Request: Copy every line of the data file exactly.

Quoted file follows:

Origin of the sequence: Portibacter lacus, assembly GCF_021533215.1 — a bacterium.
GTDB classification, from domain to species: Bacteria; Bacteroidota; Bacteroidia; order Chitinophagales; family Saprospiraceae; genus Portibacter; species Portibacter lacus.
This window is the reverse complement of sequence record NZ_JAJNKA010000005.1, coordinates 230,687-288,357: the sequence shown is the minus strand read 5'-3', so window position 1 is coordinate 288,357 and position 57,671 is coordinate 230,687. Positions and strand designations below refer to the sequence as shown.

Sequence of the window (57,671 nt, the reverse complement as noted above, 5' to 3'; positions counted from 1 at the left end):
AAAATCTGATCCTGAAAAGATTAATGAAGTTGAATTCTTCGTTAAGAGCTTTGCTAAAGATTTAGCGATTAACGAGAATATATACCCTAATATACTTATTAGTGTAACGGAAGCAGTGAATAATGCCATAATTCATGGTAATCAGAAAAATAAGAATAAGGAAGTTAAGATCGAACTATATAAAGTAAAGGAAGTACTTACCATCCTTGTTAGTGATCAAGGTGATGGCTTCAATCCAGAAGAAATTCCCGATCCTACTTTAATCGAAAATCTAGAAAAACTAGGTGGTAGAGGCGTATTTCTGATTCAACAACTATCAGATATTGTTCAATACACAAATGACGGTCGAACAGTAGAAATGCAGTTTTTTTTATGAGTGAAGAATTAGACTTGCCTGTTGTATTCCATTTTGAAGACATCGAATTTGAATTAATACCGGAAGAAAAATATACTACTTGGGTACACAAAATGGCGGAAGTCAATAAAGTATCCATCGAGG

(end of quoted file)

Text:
Origin of the sequence: Portibacter lacus, assembly GCF_021533215.1 — a bacterium.
GTDB classification, from domain to species: Bacteria; Bacteroidota; Bacteroidia; order Chitinophagales; family Saprospiraceae; genus Portibacter; species Portibacter lacus.
This window is the reverse complement of sequence record NZ_JAJNKA010000005.1, coordinates 230,687-288,357: the sequence shown is the minus strand read 5'-3', so window position 1 is coordinate 288,357 and position 57,671 is coordinate 230,687. Positions and strand designations below refer to the sequence as shown.

Sequence of the window (57,671 nt, the reverse complement as noted above, 5' to 3'; positions counted from 1 at the left end):
AAAATCTGATCCTGAAAAGATTAATGAAGTTGAATTCTTCGTTAAGAGCTTTGCTAAAGATTTAGCGATTAACGAGAATATATACCCTAATATACTTATTAGTGTAACGGAAGCAGTGAATAATGCCATAATTCATGGTAATCAGAAAAATAAGAATAAGGAAGTTAAGATCGAACTATATAAAGTAAAGGAAGTACTTACCATCCTTGTTAGTGATCAAGGTGATGGCTTCAATCCAGAAGAAATTCCCGATCCTACTTTAATCGAAAATCTAGAAAAACTAGGTGGTAGAGGCGTATTTCTGATTCAACAACTATCAGATATTGTTCAATACACAAATGACGGTCGAACAGTAGAAATGCAGTTTTTTTTATGAGTGAAGAATTAGACTTGCCTGTTGTATTCCATTTTGAAGACATCGAATTTGAATTAATACCGGAAGAAAAATATACTACTTGGGTACACAAAATGGCGGAAGTCAATAAAGTATCCATCGAGG